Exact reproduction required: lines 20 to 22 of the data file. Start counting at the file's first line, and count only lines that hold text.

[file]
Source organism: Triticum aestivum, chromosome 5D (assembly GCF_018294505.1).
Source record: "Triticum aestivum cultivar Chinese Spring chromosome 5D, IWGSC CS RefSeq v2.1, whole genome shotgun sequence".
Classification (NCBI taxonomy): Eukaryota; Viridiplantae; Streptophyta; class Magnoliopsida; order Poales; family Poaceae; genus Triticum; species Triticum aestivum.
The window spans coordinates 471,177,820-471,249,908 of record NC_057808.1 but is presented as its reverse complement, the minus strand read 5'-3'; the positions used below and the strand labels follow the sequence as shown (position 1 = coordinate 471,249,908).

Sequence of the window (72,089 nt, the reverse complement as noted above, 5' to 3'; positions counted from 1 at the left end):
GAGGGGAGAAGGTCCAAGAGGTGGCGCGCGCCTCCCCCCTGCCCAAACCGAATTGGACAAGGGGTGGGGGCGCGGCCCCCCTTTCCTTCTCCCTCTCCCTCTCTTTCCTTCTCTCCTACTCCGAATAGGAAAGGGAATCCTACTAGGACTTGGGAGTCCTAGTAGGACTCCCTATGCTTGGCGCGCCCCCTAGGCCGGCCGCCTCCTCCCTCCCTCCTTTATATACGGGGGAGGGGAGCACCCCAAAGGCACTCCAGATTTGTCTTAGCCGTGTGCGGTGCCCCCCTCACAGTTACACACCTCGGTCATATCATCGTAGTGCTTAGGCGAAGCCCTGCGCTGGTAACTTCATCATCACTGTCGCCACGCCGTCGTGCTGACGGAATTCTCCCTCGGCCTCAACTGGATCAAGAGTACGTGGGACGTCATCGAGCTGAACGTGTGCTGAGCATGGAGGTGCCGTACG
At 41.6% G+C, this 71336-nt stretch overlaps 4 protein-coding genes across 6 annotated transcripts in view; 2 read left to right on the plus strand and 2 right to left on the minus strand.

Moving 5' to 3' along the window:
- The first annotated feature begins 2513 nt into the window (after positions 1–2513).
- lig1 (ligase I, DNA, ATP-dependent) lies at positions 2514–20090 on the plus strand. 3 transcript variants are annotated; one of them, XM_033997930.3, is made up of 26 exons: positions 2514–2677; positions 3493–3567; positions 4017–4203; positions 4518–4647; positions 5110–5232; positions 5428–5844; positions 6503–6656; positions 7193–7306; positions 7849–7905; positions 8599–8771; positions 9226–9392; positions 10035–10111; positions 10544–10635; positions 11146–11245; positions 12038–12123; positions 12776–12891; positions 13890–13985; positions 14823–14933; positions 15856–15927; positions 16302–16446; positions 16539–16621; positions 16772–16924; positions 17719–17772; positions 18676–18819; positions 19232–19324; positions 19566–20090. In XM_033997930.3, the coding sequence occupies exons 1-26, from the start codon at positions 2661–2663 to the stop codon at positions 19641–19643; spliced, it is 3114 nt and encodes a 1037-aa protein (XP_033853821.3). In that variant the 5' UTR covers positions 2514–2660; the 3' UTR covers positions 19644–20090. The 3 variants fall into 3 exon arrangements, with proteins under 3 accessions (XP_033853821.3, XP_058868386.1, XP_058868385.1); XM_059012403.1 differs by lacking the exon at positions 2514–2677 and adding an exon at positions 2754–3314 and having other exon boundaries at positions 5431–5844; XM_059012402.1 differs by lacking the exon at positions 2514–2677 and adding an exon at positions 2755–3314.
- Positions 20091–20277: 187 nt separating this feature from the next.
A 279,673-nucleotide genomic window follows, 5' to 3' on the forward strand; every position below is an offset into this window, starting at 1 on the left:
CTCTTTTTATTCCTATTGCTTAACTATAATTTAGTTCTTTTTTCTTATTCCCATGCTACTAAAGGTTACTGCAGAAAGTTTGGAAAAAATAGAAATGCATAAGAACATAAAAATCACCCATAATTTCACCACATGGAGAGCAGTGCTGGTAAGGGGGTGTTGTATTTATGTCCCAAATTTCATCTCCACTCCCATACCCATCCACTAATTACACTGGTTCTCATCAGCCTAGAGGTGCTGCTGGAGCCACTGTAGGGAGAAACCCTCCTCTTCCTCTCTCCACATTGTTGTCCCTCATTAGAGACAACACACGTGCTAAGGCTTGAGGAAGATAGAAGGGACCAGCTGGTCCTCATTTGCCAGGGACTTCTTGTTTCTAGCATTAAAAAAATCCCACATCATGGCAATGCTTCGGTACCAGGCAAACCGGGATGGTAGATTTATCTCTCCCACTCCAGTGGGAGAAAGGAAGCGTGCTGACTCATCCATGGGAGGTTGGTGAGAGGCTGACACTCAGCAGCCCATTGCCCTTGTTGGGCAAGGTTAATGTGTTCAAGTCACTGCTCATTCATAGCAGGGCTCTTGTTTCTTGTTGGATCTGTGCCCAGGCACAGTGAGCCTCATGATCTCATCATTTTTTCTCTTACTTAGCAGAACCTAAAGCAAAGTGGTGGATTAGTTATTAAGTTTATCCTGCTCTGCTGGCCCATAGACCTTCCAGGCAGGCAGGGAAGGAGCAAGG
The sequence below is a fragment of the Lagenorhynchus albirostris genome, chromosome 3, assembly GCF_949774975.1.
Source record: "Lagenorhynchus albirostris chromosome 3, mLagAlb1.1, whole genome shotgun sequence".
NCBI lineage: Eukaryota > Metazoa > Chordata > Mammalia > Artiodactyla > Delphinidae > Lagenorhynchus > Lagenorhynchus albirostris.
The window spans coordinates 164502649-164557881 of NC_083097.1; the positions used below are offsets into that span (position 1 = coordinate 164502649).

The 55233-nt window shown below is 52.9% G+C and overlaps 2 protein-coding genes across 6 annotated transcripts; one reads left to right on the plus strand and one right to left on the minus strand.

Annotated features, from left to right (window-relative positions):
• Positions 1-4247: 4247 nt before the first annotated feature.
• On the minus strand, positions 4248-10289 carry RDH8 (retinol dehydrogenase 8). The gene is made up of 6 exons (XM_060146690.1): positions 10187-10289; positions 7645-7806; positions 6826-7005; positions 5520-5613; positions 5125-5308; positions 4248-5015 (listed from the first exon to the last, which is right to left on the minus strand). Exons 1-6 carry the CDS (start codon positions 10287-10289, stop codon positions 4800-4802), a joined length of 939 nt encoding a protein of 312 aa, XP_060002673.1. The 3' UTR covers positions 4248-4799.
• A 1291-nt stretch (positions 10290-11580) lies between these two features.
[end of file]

• Positions 1-4247: 4247 nt before the first annotated feature.
• On the minus strand, positions 4248-10289 carry RDH8 (retinol dehydrogenase 8). The gene is made up of 6 exons (XM_060146690.1): positions 10187-10289; positions 7645-7806; positions 6826-7005; positions 5520-5613; positions 5125-5308; positions 4248-5015 (listed from the first exon to the last, which is right to left on the minus strand). Exons 1-6 carry the CDS (start codon positions 10287-10289, stop codon positions 4800-4802), a joined length of 939 nt encoding a protein of 312 aa, XP_060002673.1. The 3' UTR covers positions 4248-4799.
• A 1291-nt stretch (positions 10290-11580) lies between these two features.